• Outpatient medical/dental or other healthcare for clients and assistance in obtaining benefits or medical assistance from other Federal, State or local sources;
  • First and last month's rent, security deposits and credit checks for participants moving from transitional housing to permanent housing;
  • Clothing, tools, and similar items needed by participants for jobs or job training;
  • Cellphones for outreach workers;
  • Mileage allowance for service workers to visit participants; and
  • Vehicle lease and operation (gas, insurance, maintenance) when used for transporting clients.

Eligible Supportive Services listed in the McKinney-Vento Act (Section 425 (c))

  • Establishing and operating a child care services program for homeless families;
  • Establishing and operating an employment assistance program;
  • Providing outpatient health services, food and case management;
  • Providing assistance in obtaining permanent housing, employment counseling and nutritional counseling;
  • Providing security arrangements necessary for the protection of residents of supportive housing and for homeless persons using the housing or project;
  • Providing assistance in obtaining other Federal, State and local assistance available for such residents (including mental health benefits, employment counseling and medical assistance, but not including major medical equipment); and
  • Providing other appropriate services.

Grantees/project sponsors should note that any staff members mentioned above (case managers, counselors, etc) who work on multiple SHP-funded projects must track time spent on each project. Put differently, case managers who work on several SHP grants must track and record hours spent serving clients under each grant separately.

Participants in transitional housing, permanent housing and SSO projects may receive supportive services while they are part of the project. In transitional housing, participants may also receive services after they leave the project for up to six months. These six months are not included in the 24-month time limit for transitional housing and are intended to assist the participant in adjusting to independent living (24 CFR 583.120(b)).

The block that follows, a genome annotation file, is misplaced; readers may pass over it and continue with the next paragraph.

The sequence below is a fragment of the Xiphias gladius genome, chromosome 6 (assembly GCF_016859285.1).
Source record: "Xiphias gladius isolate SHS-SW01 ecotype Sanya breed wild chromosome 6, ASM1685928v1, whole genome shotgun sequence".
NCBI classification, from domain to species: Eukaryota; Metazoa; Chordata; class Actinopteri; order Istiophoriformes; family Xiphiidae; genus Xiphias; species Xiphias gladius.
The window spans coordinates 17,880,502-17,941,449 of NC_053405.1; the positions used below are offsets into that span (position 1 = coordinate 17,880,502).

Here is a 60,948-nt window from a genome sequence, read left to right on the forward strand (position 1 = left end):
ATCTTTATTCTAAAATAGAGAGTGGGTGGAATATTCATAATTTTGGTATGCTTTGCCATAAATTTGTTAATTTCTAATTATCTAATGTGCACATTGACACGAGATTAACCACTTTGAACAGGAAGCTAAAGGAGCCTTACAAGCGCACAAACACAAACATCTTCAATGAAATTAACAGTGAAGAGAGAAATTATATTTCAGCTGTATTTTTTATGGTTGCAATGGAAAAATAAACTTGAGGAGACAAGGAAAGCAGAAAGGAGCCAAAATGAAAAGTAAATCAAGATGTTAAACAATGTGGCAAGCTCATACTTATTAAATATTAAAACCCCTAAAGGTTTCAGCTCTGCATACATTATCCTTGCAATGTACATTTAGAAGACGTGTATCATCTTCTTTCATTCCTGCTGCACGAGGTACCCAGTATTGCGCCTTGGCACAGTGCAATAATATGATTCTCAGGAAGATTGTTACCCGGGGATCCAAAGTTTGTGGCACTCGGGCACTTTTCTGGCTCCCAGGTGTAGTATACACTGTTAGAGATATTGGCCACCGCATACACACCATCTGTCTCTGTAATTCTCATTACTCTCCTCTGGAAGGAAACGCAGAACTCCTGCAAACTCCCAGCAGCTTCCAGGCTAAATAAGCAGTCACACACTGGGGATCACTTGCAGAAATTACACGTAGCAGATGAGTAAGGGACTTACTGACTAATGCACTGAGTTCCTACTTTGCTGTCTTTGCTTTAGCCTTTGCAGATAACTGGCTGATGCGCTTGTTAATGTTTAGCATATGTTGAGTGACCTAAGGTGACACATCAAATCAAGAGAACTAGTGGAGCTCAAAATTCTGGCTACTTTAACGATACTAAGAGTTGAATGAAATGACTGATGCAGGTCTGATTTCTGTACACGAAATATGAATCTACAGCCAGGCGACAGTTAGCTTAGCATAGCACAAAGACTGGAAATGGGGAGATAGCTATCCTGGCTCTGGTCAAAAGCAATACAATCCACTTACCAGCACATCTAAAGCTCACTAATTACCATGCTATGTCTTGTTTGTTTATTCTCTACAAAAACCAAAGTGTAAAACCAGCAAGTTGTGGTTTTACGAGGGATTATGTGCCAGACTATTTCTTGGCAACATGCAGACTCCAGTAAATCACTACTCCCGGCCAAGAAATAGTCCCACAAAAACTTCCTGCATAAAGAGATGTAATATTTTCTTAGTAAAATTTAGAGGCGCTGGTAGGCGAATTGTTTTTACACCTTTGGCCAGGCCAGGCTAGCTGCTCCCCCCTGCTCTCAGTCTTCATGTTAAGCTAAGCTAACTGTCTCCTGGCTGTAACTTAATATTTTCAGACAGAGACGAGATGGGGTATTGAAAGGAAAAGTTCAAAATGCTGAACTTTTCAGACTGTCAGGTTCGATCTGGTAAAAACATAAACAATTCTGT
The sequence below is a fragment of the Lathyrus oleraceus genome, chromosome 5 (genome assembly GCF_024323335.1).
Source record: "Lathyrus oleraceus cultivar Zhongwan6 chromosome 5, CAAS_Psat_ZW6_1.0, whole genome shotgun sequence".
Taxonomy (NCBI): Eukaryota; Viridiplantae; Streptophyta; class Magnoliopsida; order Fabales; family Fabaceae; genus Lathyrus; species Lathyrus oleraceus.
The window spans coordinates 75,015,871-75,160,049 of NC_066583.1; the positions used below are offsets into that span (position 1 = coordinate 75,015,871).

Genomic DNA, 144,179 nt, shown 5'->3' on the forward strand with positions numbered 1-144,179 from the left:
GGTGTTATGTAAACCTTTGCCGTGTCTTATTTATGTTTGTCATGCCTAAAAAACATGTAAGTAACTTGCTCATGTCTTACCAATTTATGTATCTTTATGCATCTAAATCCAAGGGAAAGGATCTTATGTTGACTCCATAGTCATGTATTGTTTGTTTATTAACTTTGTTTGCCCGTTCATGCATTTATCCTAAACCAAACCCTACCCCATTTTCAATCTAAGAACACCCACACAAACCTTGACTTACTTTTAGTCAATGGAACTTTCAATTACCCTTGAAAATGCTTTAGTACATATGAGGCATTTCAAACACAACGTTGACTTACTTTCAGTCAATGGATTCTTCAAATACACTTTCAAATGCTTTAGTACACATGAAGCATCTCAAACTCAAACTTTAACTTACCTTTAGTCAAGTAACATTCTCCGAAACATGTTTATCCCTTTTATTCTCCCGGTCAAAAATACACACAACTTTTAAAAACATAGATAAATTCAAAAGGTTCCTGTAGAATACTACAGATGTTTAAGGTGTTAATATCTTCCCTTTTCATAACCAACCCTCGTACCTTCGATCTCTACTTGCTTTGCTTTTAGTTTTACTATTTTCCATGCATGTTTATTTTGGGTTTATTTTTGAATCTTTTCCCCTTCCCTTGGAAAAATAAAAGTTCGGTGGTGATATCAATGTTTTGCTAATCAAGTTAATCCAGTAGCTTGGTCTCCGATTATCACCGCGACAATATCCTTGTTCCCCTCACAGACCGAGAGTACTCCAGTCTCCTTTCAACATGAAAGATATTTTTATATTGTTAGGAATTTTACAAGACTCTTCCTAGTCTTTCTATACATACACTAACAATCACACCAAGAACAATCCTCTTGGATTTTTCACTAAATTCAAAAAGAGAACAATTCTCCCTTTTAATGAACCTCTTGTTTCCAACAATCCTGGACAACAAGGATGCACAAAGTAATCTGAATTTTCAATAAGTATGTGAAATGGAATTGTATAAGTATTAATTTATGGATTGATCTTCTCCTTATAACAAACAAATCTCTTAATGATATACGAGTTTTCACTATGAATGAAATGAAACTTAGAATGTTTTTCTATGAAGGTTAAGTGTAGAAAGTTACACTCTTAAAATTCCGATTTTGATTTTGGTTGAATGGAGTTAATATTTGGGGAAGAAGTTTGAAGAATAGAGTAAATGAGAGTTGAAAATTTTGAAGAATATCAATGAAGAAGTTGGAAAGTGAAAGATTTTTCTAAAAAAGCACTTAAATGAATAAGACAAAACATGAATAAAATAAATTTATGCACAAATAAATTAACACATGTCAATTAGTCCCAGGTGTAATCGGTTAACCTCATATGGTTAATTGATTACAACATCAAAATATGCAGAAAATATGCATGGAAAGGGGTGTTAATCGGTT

Certain activities that would not be eligible in transitional or permanent housing projects are eligible in SSO projects, but only to the extent that these costs are part of the project, and the project is classified as SSO. These include: staffing, utilities, equipment and supplies, furnishings, repairs and maintenance, transportation, insurance and security. Please check with your field office if you need clarification.

The McKinney-Vento Act requires that SHP grantees conduct an annual assessment of participants’ supportive service needs. Grantees can pay for this assessment using their SHP operating funds (see 24 CFR 583.125).

Further Examples of Eligible and Ineligible Supportive Services

Type of Service Eligibility under SHP
A life skills program or other type of service program with a religious component SHP supportive service funds cannot be used for services that have an inherently religious component, for example, that involve worship, religious instruction, or proselytization (24 CFR 583.150). Further, a client’s receipt of services cannot be contingent upon his participation in any religious component of the program. Any inherently religious activities, such as worship, religious instruction, or proselytization must be offered separately in time or location from the programs or services funded by SHP.
Purchase of computers with internet connection to be placed in clients’ rooms SHP supportive service funds cannot be used to purchase computers for individuals. However, computers (and internet) purchased for a common space or to be used for program purposes are eligible supportive services expenditures. For example, computers placed in a common space and used for job training, job search, or housing search are eligible. Personal computers in residents’ rooms are ineligible.
Drug testing of clients SHP supportive service funds can be used to pay for drug tests if the tests are part of a program of treatment. For example, drug tests are eligible if they are used to maintain compliance with rules in programs that have a substance abuse treatment component.
Criminal background checks of prospective clients SHP supportive service funds cannot be used for criminal background checks.
Recreational activities SHP supportive service funds cannot be used for recreational activities.